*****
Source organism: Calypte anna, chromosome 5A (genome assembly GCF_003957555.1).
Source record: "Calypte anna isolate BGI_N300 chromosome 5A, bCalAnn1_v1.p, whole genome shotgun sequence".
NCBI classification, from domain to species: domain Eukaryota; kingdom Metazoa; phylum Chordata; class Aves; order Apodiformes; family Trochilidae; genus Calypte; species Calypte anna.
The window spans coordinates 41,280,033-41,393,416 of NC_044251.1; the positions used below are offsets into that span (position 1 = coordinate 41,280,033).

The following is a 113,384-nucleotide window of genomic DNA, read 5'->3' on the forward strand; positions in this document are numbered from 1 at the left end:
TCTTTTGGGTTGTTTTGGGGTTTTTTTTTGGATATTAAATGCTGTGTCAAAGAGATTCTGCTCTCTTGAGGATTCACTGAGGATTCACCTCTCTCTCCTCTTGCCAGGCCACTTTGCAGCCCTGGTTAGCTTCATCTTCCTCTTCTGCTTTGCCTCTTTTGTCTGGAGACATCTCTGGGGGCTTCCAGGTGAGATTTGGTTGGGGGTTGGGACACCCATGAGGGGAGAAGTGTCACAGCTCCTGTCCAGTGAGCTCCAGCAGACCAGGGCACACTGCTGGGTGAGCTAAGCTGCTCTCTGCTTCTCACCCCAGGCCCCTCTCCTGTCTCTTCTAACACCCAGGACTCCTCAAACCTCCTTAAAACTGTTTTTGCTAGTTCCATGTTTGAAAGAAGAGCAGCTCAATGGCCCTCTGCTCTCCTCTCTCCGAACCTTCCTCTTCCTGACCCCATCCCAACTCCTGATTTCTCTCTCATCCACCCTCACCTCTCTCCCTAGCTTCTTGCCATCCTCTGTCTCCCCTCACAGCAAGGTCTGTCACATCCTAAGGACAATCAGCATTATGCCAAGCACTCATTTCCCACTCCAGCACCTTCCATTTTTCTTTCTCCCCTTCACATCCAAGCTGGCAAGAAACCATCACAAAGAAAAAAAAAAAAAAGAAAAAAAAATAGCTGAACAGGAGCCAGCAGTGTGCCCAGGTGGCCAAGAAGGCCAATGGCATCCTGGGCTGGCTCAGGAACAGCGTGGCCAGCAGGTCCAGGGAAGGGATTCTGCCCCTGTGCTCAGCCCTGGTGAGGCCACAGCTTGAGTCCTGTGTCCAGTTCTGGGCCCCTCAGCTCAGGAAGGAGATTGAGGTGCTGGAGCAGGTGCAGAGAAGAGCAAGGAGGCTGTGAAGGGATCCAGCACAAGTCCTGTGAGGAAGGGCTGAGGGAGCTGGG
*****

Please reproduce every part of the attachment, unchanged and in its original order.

Source organism: Calypte anna, chromosome 5A (genome assembly GCF_003957555.1).
Source record: "Calypte anna isolate BGI_N300 chromosome 5A, bCalAnn1_v1.p, whole genome shotgun sequence".
NCBI classification, from domain to species: domain Eukaryota; kingdom Metazoa; phylum Chordata; class Aves; order Apodiformes; family Trochilidae; genus Calypte; species Calypte anna.
The window spans coordinates 41,280,033-41,393,416 of NC_044251.1; the positions used below are offsets into that span (position 1 = coordinate 41,280,033).

The following is a 113,384-nucleotide window of genomic DNA, read 5'->3' on the forward strand; positions in this document are numbered from 1 at the left end:
TCTTTTGGGTTGTTTTGGGGTTTTTTTTTGGATATTAAATGCTGTGTCAAAGAGATTCTGCTCTCTTGAGGATTCACTGAGGATTCACCTCTCTCTCCTCTTGCCAGGCCACTTTGCAGCCCTGGTTAGCTTCATCTTCCTCTTCTGCTTTGCCTCTTTTGTCTGGAGACATCTCTGGGGGCTTCCAGGTGAGATTTGGTTGGGGGTTGGGACACCCATGAGGGGAGAAGTGTCACAGCTCCTGTCCAGTGAGCTCCAGCAGACCAGGGCACACTGCTGGGTGAGCTAAGCTGCTCTCTGCTTCTCACCCCAGGCCCCTCTCCTGTCTCTTCTAACACCCAGGACTCCTCAAACCTCCTTAAAACTGTTTTTGCTAGTTCCATGTTTGAAAGAAGAGCAGCTCAATGGCCCTCTGCTCTCCTCTCTCCGAACCTTCCTCTTCCTGACCCCATCCCAACTCCTGATTTCTCTCTCATCCACCCTCACCTCTCTCCCTAGCTTCTTGCCATCCTCTGTCTCCCCTCACAGCAAGGTCTGTCACATCCTAAGGACAATCAGCATTATGCCAAGCACTCATTTCCCACTCCAGCACCTTCCATTTTTCTTTCTCCCCTTCACATCCAAGCTGGCAAGAAACCATCACAAAGAAAAAAAAAAAAAAGAAAAAAAAATAGCTGAACAGGAGCCAGCAGTGTGCCCAGGTGGCCAAGAAGGCCAATGGCATCCTGGGCTGGCTCAGGAACAGCGTGGCCAGCAGGTCCAGGGAAGGGATTCTGCCCCTGTGCTCAGCCCTGGTGAGGCCACAGCTTGAGTCCTGTGTCCAGTTCTGGGCCCCTCAGCTCAGGAAGGAGATTGAGGTGCTGGAGCAGGTGCAGAGAAGAGCAAGGAGGCTGTGAAGGGATCCAGCACAAGTCCTGTGAGGAAGGGCTGAGGGAGCTGGG